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Egyptians mark decade to Arab Spring

Egyptians mark decade to Arab Spring
Popular uprising recalled with hope for eventual change

ANKARA (AA) - Egyptians on Monday marked the 10th anniversary of the Arab Spring protests which led to the end of Hosni Mubarak's 30-year rule in the country.

The string of protests in 2011 against dictatorships across the Arab world spread like wildfire after a Tunisian street vendor self-immolated to protest the regime's human rights abuse.

On Jan. 25, 2011, Egyptians staged protests against unemployment and corruption as the security forces responded with disproportionate violence, killing hundreds of people.

The ensuing demonstrations ended Mubarak’s era on Feb. 11, 2011.

"Egyptians revolted for their freedom and dignity when the doors for change were blocked for them. They faced many challenges and obstacles, were deceived a lot, made a lot of mistakes, and sacrificed a lot, but in all of that they learned and changed a lot," Egyptian opposition figure and former Vice-President Mohamed El-Baradei tweeted.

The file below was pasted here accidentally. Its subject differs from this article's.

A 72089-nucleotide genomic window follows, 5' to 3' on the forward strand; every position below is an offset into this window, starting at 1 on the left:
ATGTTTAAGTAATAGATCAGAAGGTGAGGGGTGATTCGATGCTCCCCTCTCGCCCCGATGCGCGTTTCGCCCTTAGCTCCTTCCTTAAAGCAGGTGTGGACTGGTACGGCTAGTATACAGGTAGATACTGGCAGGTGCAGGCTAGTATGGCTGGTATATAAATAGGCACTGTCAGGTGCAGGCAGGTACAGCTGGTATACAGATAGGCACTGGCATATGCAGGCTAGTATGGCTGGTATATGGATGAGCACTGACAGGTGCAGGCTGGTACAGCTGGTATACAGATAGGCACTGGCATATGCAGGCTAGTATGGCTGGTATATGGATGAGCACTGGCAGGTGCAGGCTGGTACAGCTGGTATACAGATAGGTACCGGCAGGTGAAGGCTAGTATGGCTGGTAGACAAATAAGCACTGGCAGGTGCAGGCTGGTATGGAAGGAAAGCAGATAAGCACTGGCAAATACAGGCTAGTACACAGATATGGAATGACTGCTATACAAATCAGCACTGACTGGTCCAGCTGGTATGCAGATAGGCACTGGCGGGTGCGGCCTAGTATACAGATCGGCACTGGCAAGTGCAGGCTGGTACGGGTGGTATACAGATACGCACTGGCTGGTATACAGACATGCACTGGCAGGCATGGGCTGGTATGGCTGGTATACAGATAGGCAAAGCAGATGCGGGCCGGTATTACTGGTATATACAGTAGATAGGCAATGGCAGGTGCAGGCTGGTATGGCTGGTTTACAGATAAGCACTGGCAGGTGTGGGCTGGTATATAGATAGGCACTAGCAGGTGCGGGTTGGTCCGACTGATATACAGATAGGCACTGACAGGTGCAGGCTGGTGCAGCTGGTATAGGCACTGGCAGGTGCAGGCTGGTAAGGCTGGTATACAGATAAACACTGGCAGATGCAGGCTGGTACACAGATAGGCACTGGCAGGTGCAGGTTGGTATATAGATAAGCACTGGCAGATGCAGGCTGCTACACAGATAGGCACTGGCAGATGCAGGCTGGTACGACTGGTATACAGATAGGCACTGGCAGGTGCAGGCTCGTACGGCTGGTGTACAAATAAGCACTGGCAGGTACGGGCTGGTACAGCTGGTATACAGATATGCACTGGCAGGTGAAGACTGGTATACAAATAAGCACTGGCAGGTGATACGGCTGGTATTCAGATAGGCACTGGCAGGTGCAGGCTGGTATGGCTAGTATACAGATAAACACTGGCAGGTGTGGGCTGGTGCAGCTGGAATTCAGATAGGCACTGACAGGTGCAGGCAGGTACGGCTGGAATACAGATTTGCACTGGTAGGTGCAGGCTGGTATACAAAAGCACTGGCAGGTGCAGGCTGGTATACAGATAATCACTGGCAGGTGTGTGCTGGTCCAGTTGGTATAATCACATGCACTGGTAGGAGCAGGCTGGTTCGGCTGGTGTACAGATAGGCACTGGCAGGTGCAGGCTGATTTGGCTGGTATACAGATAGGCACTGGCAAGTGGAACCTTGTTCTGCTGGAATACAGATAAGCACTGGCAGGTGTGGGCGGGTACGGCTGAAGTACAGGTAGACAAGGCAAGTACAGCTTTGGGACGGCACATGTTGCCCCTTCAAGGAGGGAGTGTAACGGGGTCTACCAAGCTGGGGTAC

He stressed "the march of people towards freedom is always long, and although it is possible to disrupt it, it is impossible to wipe it out."

He pinned his comment from February 2018 in which he criticized the regime of President Abdelfattah al-Sisi.

"Repression is not and will not be the solution. As I always say: Homelands are built by freedom, not by oppression; by knowledge, not by ignorance; by transparency, not by fraud; by partnership not by exclusion; by hope, not by fear; and by institutions not by individuals."

Mohamed Mahsoob, who was minister of legal affairs during the era of late Egyptian President Mohamed Morsi, said: "I do not see a future without ending fear and arrests, moving away from promoting hate, acknowledging a deteriorating reality, and accepting people's freedom of expression, criticism, experimentation, choice, and the rotation of power."

The former official's sister has been languishing in prison for some two years over what he calls "false charges."

Also, Wael Ghonim, an Egyptian political activist and one of the youth icons during the revolution, said: "Whoever is addicted to nostalgia, lives in delusion... and he who believes in an idea lives to fix himself even if he was defeated."

Ghonim in his replies to followers focused on moving on after the "failure" of revolution while rejecting "chaos" and calling for change via dialogue with the incumbent president.

Khaled Ali, a lawyer and politician, said the revolution was "the sincerest attempt of the girls and young men of this country in the 21st century for the sake of livelihood, freedom, human dignity and social justice."

source: News Feed
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